Benjamin Aleman

Compass Grass

El Salvador and Mexico found peace amidst colonization to give Benjamín Alemán life and light, among the other newborn cowboys and cowgirls of the Wild West.
Leaving California’s promise of gold and fame behind, Benjamín’s family saddled up and voyaged north to the rugged, untamed lands of the Pacific Northwest. It was here that Benjamin was nurtured, learning as much as he could from the “native” peoples of Oregon. Here he would study music, founding a style known as “Bog Rock”, while plucking strings beneath the glowing rocks of the sky and hospitable leaves of weeping willows.  The drippy, temperate rain forests and lush meadows of the Willamette Valley would give Benjamín the strength to explore the electricity of the cities and the stories of western civilization it told.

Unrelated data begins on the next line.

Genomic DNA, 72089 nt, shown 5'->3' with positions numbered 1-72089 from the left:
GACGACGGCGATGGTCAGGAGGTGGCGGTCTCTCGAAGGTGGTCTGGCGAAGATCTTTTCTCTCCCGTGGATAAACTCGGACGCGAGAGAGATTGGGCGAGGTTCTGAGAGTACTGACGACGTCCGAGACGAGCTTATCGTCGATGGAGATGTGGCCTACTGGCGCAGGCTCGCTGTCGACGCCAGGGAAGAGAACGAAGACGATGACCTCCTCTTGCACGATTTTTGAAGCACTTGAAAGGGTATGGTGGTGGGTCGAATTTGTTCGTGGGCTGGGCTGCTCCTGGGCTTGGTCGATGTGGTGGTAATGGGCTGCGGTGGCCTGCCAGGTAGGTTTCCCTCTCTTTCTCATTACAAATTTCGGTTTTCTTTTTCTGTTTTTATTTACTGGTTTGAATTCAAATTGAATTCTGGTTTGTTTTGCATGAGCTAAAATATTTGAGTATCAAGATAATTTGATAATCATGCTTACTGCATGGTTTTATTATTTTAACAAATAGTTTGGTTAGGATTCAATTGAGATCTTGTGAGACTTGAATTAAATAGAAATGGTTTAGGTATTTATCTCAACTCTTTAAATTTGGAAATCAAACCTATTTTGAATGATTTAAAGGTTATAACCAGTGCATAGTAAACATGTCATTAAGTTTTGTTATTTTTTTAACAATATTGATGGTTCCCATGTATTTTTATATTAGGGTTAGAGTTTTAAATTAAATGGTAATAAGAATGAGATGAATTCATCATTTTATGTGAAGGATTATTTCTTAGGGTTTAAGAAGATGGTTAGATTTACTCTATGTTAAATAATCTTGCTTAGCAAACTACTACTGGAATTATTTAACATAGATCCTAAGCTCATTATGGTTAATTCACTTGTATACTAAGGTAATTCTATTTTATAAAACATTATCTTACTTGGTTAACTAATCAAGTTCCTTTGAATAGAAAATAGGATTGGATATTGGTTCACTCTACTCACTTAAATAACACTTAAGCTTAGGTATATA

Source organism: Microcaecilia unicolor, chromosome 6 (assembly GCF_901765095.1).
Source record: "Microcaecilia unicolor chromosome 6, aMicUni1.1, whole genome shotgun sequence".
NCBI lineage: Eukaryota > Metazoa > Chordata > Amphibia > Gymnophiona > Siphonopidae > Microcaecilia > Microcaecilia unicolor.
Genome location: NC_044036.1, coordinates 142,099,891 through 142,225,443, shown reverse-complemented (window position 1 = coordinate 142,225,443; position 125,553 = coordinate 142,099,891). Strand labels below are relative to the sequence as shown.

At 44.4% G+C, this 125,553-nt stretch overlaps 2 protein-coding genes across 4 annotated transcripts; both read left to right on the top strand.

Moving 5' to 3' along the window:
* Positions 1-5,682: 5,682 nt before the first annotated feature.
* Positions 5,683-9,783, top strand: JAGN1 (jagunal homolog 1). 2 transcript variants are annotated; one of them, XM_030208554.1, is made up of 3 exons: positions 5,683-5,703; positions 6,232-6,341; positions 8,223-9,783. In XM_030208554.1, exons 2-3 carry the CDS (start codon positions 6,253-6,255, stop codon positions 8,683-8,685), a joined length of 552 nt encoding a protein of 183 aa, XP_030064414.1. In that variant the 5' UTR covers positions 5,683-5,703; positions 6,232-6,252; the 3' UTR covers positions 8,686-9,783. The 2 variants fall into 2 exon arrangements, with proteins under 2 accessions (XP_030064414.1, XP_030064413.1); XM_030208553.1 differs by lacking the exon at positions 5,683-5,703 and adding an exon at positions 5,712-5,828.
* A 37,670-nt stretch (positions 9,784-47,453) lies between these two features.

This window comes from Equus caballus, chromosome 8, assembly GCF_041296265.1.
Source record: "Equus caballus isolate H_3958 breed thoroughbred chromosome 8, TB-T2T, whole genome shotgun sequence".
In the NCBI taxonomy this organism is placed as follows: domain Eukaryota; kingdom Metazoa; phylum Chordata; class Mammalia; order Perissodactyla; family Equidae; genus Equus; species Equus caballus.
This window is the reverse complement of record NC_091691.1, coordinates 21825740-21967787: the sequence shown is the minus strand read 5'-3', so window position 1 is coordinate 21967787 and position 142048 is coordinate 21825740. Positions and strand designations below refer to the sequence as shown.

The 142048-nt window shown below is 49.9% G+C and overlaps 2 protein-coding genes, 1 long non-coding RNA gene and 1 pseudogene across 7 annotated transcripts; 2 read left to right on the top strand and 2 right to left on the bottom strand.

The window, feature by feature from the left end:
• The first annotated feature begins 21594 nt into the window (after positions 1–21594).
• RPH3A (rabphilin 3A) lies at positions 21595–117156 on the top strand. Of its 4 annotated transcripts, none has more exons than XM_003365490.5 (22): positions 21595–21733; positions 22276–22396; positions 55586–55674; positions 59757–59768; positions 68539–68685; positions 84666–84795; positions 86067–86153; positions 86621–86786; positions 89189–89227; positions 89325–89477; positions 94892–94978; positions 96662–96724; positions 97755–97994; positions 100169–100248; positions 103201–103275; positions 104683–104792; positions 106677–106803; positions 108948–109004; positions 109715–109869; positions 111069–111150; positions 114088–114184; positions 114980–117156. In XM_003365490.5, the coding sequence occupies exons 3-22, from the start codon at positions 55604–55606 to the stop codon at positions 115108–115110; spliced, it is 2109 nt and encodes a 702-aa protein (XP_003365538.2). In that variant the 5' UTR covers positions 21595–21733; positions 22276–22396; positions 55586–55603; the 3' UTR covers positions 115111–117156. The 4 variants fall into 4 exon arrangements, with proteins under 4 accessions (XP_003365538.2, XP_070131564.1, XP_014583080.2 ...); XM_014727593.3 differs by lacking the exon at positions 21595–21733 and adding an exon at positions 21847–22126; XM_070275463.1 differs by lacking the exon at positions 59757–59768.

Benjamín’s quest for discovery would lead him to the University of Oregon where he studied Biology, Mathematics, and Physics, and soon after to the serpentine red hills of the Siskiyous, where he would meet a princess that he would later wed.  Among the patterns of concrete jungles, zooming machines, pounding hailstones, rushing rivers, and melodies brought by the breeze, Benjamín came to love and appreciate the beauty and elegance of nature in all her forms.  He now studies nature in the Physics department at the University of California at Berkeley, finding shelter once again in the hustle and bustle of the gold rush.